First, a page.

Output, capacity utilization, interest rates, availability of credit, the stock market, and tax laws are all important determinants of investment. Yet because most capital spending will remain in service for many years, expectations about the future are paramount. Whereas unusually low interest rates and greater credit availability will almost always stimulate consumer spending, they will not boost investment if firms think the additional equipment will simply remain idle.

Expectations (Slide 2)
No one has yet figured out how to measure expectations precisely, and no economist has yet figured out how to predict them. However, the best available measure we have of business expectations is the stock market. As a result, the stock market is an important determinant of capital spending for several reasons: cost of capital, availability of capital for firms that cannot borrow very much, and as a measure of expectations The stock market has a much greater impact on investment than consumption.

Lags in Capital Spending

Unlike consumers, who often purchase goods and services without any delay, planning for capital expenditures usually involves a substantial time delay. Even after the goods are ordered, it may be several months or even years (large aircraft) before they are delivered. As a result, capital spending generally lags the business cycle.

Tax Policy
In the post World War II period, many attempts have been made to adjust fiscal policy to affect capital spending. Some have been designed to increase the long-term ratio of capital spending to GDP Some have been designed to boost investment during recessions and reduce it during periods of overfull employment.

Implements of Tax Policy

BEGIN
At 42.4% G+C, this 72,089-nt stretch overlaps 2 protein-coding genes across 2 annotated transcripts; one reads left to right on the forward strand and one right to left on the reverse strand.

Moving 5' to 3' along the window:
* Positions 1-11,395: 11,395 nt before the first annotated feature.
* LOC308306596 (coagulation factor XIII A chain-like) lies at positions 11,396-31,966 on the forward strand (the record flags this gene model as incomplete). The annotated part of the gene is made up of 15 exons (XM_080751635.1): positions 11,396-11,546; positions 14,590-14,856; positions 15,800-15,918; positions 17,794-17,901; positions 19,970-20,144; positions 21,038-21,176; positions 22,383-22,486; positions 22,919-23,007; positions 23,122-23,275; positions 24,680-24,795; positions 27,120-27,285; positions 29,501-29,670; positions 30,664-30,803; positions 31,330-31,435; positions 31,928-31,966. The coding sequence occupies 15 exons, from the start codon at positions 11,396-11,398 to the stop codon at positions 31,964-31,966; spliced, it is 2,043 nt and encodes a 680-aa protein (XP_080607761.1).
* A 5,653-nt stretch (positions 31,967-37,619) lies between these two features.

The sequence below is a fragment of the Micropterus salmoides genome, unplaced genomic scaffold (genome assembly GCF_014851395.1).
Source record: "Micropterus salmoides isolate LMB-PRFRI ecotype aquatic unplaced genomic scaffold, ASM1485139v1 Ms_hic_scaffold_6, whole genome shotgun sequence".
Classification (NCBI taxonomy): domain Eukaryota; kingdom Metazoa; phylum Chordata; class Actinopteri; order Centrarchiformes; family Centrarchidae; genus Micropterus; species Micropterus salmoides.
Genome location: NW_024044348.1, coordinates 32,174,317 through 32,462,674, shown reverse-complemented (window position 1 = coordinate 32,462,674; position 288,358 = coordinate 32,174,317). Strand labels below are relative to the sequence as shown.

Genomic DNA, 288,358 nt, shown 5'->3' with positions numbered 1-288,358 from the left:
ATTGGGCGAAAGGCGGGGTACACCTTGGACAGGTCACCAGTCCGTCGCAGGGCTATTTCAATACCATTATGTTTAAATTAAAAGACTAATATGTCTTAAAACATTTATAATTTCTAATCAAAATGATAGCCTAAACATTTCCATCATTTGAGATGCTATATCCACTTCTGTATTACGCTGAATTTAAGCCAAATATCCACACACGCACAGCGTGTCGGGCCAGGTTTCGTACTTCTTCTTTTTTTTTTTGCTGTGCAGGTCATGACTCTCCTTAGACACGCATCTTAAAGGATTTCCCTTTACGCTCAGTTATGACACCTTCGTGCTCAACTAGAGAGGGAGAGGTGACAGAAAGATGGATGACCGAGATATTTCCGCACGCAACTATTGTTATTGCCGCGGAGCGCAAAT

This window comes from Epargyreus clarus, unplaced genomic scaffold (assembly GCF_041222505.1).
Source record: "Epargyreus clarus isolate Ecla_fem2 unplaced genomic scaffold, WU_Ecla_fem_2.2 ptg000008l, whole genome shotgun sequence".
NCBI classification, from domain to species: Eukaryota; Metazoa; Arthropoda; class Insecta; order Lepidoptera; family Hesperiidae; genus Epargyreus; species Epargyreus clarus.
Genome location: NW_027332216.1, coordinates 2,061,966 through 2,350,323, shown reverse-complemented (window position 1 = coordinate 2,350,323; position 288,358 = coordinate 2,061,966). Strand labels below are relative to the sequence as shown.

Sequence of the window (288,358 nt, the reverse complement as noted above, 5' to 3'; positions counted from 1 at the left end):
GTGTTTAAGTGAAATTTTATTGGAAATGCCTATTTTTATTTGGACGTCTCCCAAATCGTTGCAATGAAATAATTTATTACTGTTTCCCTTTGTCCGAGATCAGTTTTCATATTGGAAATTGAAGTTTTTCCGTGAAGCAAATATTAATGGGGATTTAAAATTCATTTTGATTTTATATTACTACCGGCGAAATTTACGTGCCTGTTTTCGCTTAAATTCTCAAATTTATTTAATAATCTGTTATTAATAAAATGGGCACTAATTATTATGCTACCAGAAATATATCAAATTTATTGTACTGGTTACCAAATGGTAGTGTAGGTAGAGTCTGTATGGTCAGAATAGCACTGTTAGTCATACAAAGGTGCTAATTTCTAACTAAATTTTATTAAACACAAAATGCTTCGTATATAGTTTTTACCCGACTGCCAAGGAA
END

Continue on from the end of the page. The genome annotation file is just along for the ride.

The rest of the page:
The major methods used to achieve these goals have been: Adjusting the rate of investment tax credit Adjusting depreciation schedules by allowing faster (or slower) writeoffs. Changing the statutory corporate income tax rate. Reducing the tax rate on capital gains or dividends, hence boosting the stock market

Do They Work?
These tools have remained controversial, not only among liberals who think businesses already receive too many tax breaks, but among business leaders themselves, many of whom claim that investment decisions are made independent of tax considerations.

Do They Work (Slide 2)

Economists generally agree that any tax break to stimulate investment will be partially offset by the increase in the government deficit, which may raise interest rates or crowd out private sector investment. This is far less likely to happen when the economy is in recession and there is excess liquidity. But it is precisely at those times that investment is least likely to be boosted by stimulative tax policy.

Do They Work (Slide 3)

A review of the past 50 years suggests that changes in policy have had some short-term impact on capital spending, but probably have not changed the long-term ratio of capital spending to GDP very much. In particular, the cancellation of the investment tax credit in 1986 was followed by a temporary dip in capital spending, but capital spending soared during the 1990s because of improved expectations and faster growth in technology.

Other Determinants of Saving